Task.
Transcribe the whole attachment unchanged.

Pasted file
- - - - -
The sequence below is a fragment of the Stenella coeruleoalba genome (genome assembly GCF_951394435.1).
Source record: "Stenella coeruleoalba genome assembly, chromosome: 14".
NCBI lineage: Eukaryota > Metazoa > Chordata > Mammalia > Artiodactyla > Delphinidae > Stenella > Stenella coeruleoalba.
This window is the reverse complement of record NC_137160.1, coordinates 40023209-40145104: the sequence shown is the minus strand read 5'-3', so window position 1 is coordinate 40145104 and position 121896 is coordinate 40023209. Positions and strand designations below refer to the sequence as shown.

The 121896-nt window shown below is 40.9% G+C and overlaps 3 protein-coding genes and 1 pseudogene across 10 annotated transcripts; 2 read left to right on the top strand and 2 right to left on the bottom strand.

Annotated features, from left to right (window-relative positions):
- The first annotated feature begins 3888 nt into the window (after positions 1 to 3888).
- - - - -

The sequence below is a fragment of the Stenella coeruleoalba genome (genome assembly GCF_951394435.1).
Source record: "Stenella coeruleoalba genome assembly, chromosome: 14".
NCBI lineage: Eukaryota > Metazoa > Chordata > Mammalia > Artiodactyla > Delphinidae > Stenella > Stenella coeruleoalba.
This window is the reverse complement of record NC_137160.1, coordinates 40023209-40145104: the sequence shown is the minus strand read 5'-3', so window position 1 is coordinate 40145104 and position 121896 is coordinate 40023209. Positions and strand designations below refer to the sequence as shown.

The 121896-nt window shown below is 40.9% G+C and overlaps 3 protein-coding genes and 1 pseudogene across 10 annotated transcripts; 2 read left to right on the top strand and 2 right to left on the bottom strand.

Annotated features, from left to right (window-relative positions):
- The first annotated feature begins 3888 nt into the window (after positions 1 to 3888).